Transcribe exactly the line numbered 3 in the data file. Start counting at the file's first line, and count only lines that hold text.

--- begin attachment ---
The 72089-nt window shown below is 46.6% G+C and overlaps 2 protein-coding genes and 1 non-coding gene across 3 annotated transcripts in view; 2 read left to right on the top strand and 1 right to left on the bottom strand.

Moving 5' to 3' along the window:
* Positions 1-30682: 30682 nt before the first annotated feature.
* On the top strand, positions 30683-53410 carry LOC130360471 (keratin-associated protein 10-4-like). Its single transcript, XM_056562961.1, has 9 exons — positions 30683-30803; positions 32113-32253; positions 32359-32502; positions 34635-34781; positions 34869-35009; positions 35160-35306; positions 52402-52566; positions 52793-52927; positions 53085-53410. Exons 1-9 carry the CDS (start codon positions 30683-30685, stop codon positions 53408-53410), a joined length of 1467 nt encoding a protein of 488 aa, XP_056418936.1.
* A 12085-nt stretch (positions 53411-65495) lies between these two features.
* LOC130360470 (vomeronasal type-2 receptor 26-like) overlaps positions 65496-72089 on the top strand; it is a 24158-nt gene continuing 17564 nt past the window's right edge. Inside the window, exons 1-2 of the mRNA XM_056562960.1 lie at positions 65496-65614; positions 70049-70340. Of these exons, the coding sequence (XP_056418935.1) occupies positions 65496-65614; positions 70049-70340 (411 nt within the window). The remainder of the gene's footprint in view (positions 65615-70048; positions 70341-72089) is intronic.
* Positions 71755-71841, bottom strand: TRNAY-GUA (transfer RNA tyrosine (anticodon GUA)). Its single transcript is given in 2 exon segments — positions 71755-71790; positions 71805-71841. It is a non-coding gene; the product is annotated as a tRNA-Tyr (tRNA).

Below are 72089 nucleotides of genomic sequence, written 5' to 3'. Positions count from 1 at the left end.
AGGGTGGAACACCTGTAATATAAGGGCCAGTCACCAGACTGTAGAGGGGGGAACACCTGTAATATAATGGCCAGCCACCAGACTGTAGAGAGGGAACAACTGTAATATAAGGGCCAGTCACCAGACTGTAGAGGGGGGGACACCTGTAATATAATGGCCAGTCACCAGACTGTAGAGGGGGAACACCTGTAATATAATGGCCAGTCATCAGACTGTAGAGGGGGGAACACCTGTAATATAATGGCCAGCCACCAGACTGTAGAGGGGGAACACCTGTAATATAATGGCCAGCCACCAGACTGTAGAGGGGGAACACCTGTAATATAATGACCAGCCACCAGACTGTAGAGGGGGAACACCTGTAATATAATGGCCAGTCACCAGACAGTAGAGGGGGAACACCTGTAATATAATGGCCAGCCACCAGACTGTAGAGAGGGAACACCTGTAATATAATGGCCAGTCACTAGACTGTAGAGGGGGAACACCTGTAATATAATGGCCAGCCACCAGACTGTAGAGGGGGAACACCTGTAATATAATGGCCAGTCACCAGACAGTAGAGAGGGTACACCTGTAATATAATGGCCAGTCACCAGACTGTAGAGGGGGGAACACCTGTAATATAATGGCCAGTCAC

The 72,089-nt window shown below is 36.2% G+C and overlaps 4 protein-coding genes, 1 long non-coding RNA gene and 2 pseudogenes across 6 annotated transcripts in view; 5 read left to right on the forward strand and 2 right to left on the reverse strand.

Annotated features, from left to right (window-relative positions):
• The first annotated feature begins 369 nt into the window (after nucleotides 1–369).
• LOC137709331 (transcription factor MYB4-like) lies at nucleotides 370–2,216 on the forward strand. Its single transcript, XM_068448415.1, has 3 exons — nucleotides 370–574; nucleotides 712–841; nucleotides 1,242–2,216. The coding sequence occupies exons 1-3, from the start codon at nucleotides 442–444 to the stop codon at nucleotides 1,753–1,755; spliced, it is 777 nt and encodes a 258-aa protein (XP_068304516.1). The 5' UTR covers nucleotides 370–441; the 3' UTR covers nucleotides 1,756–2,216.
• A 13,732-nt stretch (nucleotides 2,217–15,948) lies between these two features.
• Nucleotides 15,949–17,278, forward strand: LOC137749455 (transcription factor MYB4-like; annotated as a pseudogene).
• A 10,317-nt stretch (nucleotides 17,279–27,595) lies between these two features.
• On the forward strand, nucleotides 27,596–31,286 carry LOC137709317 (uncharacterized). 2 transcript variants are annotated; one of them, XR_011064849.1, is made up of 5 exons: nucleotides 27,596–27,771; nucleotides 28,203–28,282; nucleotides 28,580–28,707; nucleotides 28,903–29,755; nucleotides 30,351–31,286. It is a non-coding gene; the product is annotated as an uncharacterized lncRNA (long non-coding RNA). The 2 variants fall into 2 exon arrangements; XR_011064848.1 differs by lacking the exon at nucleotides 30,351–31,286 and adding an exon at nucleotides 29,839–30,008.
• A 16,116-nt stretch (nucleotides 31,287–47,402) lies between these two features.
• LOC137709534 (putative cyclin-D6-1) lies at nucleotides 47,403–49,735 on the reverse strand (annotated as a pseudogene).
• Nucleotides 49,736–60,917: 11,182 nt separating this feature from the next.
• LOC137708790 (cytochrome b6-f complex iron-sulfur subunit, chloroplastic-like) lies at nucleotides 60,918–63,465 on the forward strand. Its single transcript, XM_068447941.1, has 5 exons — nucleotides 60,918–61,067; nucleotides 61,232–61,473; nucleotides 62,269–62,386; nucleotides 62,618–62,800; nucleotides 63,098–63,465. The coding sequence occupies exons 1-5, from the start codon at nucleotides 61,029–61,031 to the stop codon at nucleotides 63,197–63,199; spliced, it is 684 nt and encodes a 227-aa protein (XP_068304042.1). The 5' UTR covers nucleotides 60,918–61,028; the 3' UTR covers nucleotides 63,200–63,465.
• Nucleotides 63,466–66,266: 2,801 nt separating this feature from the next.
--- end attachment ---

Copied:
* Positions 1-30682: 30682 nt before the first annotated feature.